Electrification means UK ministers cannot be trusted, says Jones
The UK government cannot be trusted on Brexit after it cancelled a planned upgrade of the railways for Swansea, First Minister Carwyn Jones has said.
Whitehall had tried to "sideline" Wales, he said, pointing to a decision to stop electrification beyond Cardiff.
His comments came ahead of a meeting to discuss Brexit with Scottish First Minister Nicola Sturgeon in Edinburgh.
Talks between the Welsh and UK governments are due to happen in September.
But Mr Jones said that "so far they have refused to speak to us or Northern Ireland or Scotland."
First Secretary of State Damian Green met Scotland's Brexit Minister Michael Russell in Edinburgh last August, but the talks resulted in no agreement.
UK ministers have said the devolved administrations will not lose any powers as a result of withdrawing from the EU.
Under the plans for the UK government's repeal bill, powers returning from Brussels would be held in Westminster until new rules - on things such as farm subsidies - are agreed between the UK and devolved nations.
However the Welsh Government has described the plans as a "power grab" - and Mr Jones said he did not believe assurances that powers would only remain in London temporarily.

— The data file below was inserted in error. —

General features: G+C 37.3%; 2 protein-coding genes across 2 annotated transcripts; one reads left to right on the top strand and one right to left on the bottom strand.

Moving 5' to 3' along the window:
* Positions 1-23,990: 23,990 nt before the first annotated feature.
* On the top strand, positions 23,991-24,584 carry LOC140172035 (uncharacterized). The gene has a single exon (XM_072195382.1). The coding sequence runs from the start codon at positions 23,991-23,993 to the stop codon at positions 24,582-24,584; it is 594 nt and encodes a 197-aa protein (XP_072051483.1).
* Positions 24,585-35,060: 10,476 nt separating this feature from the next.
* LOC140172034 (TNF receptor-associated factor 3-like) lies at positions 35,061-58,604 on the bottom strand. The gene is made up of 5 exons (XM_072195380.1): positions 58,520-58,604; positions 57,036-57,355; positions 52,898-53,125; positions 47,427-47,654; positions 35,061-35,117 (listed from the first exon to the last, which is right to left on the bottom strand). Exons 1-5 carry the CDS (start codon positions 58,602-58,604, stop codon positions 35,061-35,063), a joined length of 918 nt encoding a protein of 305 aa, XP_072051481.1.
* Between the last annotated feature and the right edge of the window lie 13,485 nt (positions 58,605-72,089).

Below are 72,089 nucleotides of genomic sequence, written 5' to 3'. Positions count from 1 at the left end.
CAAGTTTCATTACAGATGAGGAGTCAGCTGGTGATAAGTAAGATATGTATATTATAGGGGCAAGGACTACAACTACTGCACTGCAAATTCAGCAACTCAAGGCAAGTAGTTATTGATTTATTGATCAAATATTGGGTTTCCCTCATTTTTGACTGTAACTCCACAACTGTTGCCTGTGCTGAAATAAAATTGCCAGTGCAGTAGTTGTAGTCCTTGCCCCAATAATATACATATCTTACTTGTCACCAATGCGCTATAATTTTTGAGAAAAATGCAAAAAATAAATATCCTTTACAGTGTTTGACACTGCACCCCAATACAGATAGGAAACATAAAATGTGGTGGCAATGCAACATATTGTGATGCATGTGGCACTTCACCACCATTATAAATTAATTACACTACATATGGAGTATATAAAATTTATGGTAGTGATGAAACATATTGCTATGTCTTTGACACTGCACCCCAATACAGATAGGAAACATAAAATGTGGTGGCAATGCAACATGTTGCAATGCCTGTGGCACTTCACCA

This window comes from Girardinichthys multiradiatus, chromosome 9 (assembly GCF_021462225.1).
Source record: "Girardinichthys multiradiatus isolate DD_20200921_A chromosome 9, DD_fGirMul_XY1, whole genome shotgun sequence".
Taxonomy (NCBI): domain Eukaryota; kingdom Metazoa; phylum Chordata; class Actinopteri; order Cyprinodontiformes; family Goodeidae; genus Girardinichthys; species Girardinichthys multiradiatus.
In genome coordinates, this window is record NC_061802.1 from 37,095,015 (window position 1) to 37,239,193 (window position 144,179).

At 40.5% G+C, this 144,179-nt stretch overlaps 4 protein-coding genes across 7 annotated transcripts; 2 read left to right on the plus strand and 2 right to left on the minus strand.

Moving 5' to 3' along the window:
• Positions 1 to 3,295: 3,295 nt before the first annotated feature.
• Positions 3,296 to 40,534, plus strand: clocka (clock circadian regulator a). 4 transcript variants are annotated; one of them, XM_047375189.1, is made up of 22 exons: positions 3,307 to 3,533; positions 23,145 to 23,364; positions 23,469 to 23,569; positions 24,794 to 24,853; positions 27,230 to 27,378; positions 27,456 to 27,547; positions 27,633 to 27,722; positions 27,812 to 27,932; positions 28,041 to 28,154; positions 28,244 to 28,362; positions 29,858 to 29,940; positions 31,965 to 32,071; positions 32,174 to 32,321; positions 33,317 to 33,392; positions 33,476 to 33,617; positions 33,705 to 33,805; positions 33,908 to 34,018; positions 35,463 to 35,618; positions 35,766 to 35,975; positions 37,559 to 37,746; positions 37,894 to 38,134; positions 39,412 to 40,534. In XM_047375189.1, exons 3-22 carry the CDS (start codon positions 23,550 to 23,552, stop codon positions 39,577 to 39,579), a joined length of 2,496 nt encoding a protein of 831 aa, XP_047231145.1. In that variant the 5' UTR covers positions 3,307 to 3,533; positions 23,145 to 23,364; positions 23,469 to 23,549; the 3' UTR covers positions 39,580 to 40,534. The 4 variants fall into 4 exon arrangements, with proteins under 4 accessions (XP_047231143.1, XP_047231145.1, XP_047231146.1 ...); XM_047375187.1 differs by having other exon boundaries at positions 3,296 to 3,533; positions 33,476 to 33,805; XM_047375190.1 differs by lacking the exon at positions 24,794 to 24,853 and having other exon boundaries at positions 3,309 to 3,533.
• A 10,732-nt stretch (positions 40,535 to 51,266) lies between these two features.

On Tuesday, he Scottish and Welsh governments agreed to propose changes to that bill.
'Flying out the window'
"Why should I believe a UK government that told us it would electrify the mainline to Swansea? That went flying out the window," Mr Jones told BBC Radio Wales' Good Morning Wales programme.
"Unfortunately no, I don't believe the UK government on this."
There needed to be a "common way forward" between the "partnership of four nations", he said.
The Welsh Labour leader also denied there was a rift between him and Jeremy Corbyn over the best deal for Britain.
He said Mr Corbyn shared his view that the UK should retain as much access as possible to the European single market, without trade tariffs.
"We're in pretty much the same position," he said.
The UK government played down notions of a rift with the Welsh government, with one source calling the first minister's comments "frustrating".
Senior officials on both sides were talking to each other on a daily basis behind the scenes, the source said.
Prior to Mr Jones's comments, a UK government spokeswoman said: "It is our expectation that the outcome of this process will provide greater decision-making power for each devolved administration and we are committed to positive and productive discussions going forward."
Welsh Conservative leader Andrew RT Davies, dubbed Mr Jones's meeting in Scotland an "unhelpful sideshow", which he said was "just the latest in a long line of attempts by Carwyn Jones to undermine Brexit".